Image
Meryl McMaster (b. 1988), "Time’s Gravity", 2015. From the series “Wanderings.” Giclée print. 30 x 45 in.

 

Meryl McMaster: Chronologies

March 18–September 17, 2023

Meryl McMaster crosses timescales with her dreamlike photographic self-portraiture. Working in Quebec and drawing from her nêhiyaw (Plains Cree), British, and Dutch ancestry, she constructs inventive sculptural garments and props to use in her large-format images. She then travels to site-specific landscapes important to family and cross-cultural history, wearing her ensembles for cinematic scenes grounded in place, lineage, and the natural world.

Featuring eleven prior and new photographic works as well as poetry and video, this exhibition explores the artist’s disruption of time. The new works are from her 2022 series “Stories of my Grandmothers | nōhkominak ācimowinatheir first showing in the United States. In this series, McMaster reassembles family stories from images, objects, and written and oral accounts of her Métis and Plains Cree grandmothers, recognizing the resilience of these women amid colonial duress.

Blending moments, lifetimes, generations, and geological eras, McMaster’s work reinforces the intersections between actual and imagined experience. With it, she calls for a future that nurtures and protects kin, and the land itself.

The new works were commissioned for the traveling survey exhibition Meryl McMaster: Bloodline, curated by Sarah Milroy at the McMichael Canadian Art Collection in Ontario. A major retrospective publication with the same title will be available at the MAM shop during the run of our exhibition.

Meryl McMaster: Chronologies is curated by Laura J. Allen, Curator of Native American Art.

Follow at #MAMMerylMcMaster

 

Related Programing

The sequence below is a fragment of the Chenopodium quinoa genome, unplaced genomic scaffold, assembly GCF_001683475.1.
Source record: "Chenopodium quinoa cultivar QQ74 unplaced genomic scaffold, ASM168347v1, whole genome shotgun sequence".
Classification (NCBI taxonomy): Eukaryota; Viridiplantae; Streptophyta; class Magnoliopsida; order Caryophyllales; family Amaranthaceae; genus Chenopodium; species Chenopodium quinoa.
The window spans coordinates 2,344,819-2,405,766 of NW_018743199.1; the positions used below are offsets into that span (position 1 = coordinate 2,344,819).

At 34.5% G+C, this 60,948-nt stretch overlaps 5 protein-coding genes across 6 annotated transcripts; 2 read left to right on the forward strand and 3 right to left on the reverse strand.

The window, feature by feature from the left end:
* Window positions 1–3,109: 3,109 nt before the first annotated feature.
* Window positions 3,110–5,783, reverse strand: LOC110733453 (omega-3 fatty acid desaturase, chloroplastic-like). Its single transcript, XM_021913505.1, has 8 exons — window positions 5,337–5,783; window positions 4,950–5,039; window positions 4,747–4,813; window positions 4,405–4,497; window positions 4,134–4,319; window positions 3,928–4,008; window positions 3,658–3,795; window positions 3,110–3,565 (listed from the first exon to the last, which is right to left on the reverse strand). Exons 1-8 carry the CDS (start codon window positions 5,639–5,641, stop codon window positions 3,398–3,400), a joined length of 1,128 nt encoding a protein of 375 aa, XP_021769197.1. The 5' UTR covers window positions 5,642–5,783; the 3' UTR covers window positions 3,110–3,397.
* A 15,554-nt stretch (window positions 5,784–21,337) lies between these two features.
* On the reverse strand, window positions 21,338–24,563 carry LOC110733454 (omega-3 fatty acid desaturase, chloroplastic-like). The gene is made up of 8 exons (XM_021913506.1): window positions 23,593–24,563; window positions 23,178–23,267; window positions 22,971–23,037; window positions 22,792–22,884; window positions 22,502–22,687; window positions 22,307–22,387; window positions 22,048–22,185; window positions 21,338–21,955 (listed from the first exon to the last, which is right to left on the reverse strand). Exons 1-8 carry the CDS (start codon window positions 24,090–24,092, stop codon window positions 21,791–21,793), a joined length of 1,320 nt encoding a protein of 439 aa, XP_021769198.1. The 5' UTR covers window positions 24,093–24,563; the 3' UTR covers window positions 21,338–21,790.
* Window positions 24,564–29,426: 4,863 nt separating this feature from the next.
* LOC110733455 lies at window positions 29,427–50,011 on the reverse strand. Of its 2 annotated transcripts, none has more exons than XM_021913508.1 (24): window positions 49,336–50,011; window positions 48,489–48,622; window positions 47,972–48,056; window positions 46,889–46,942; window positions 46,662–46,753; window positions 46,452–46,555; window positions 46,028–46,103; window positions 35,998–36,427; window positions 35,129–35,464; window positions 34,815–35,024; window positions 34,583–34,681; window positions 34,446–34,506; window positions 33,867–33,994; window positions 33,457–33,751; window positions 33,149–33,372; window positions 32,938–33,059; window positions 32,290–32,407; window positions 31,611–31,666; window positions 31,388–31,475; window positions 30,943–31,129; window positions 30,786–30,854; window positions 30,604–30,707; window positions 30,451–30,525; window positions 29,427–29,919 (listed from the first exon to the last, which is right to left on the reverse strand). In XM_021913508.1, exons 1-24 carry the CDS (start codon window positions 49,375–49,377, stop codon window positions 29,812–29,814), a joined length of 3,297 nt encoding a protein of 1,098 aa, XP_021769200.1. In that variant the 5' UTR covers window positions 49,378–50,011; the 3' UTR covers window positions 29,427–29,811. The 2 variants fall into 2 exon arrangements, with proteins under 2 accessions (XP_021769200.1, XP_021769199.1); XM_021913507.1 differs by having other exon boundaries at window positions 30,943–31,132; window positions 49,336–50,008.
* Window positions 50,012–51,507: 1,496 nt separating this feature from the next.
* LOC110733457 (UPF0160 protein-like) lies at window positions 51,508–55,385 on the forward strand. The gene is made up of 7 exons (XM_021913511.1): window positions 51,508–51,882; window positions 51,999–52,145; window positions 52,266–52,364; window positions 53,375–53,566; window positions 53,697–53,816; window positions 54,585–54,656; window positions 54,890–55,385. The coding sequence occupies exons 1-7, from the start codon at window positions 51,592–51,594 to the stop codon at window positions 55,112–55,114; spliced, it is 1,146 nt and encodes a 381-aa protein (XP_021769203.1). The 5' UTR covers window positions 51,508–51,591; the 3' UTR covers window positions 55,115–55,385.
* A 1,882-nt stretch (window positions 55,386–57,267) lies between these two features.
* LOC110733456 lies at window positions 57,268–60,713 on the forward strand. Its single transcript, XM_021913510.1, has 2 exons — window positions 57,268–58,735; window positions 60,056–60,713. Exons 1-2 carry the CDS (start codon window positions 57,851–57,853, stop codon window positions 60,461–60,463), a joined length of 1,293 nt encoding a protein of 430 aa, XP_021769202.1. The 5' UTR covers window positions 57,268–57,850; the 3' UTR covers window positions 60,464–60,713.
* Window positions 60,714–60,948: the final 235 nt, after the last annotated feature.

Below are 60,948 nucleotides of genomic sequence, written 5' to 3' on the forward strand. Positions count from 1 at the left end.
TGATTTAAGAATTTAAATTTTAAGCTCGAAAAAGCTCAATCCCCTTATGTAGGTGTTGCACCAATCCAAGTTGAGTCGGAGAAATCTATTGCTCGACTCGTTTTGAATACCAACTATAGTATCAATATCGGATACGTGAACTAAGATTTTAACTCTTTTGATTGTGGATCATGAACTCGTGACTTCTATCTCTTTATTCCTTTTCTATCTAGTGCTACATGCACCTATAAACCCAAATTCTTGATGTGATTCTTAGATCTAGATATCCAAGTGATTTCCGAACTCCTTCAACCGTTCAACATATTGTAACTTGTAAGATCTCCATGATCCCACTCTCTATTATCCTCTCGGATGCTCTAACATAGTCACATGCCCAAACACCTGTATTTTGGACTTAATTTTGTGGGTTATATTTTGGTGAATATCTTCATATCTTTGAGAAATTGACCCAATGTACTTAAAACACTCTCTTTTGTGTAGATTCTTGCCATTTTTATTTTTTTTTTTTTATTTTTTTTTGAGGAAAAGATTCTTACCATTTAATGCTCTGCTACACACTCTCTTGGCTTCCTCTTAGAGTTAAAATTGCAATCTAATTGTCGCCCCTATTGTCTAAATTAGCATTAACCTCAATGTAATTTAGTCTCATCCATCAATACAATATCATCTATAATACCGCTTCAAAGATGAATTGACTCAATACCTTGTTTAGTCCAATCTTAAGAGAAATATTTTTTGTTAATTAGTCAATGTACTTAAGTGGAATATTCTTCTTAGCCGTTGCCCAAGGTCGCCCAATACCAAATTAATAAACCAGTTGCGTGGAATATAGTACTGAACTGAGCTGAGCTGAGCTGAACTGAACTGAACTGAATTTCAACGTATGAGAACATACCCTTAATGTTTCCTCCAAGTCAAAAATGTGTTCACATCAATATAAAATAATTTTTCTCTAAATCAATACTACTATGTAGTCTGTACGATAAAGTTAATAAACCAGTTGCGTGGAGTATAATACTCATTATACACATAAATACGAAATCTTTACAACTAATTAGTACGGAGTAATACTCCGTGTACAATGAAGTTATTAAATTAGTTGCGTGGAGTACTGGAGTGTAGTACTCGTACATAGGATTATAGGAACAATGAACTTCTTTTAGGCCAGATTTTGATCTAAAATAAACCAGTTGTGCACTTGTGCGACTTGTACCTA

MAM Conversations: Meryl McMaster

Thursday, March 23 at 7 p.m.

Join us for a virtual conversation with artist Meryl McMaster, moderated by MAM Curator of Native American Art Laura J. Allen. McMaster will discuss her process across media and share how her 2022 body of work extends her prior practice and breaks new ground at a time of experimentation in her career.

Images:

1.) Meryl McMaster (b. 1988), Do You Remember Your Dreams, 2022. From the series “Stories of my Grandmothers | nōhkominak ācimowina.” Giclée print. 40 x 60 in.

2.) Meryl McMaster (b. 1988), Echoes Across the Field, 2022. From the series “Stories of my Grandmothers | nōhkominak ācimowina.” Giclée print. 40 x 60 in.

3.) Meryl McMaster (b. 1988), Harbourage for a Song, 2019. From the series “As Immense as the Sky.” Digital C-print. 40 x 60 in.

Top: Detail from Meryl McMaster (b. 1988), Time’s Gravity, 2015. From the series “Wanderings.” Giclée print. 30 x 45 in.

4.) Meryl McMaster (b. 1988), From a Still Unquiet Place, 2019. From the series “As Immense as the Sky.” Digital C-print. 40 x 60 in.

5.) Meryl McMaster (b. 1988), Edge of a Moment, 2017. Giclée print. 60 x 94.4 in.

All images courtesy of the artist, Stephen Bulger Gallery, and Pierre-François Ouellette art contemporain.

Meryl McMaster (Red Pheasant Cree Nation, member of Siksika Nation, British, Dutch, b. 1988) lives in Chelsea, Quebec. She earned a Bachelor of Fine Arts in Photography from Toronto’s OCAD University and many awards and accolades for her work. These include the Eiteljorg Contemporary Art Fellowship, Scotiabank New Generation Photography Award, REVEAL Indigenous Art Award, Charles Pachter Prize for Emerging Artists, Canon Canada Prize, and OCAD University Medal. She was shortlisted for the Les Rencontres d’Arles award and long listed for the Sobey Art Award. McMaster’s work has been acquired by significant public collections within Canada and the United States, including the National Gallery of Canada, the Montreal Museum of Fine Arts, the Nelson-Atkins Museum of Art, the Heard Museum, the Eiteljorg Museum, and the National Museum of the American Indian. She has had numerous solo and group exhibitions and was recently a McCord Museum Artist in Residence in Montreal.


Meryl McMaster: Chronologies is made possible with generous support from the Lyn and Glenn Reiter Endowed Special Exhibition Fund, Patti and Jimmy Elliott, Tracy Higgins and James Leitner, Christine James and Nick DeToustain, Wendy and Andrew Lacey, and Margo and Frank Walter.

All MAM programs are made possible in part by funds from the New Jersey State Council on the Arts, a Partner Agency of the National Endowment for the Arts, The Vance Wall Foundation, Partners for Health Foundation, the Geraldine R. Dodge Foundation, and Museum members.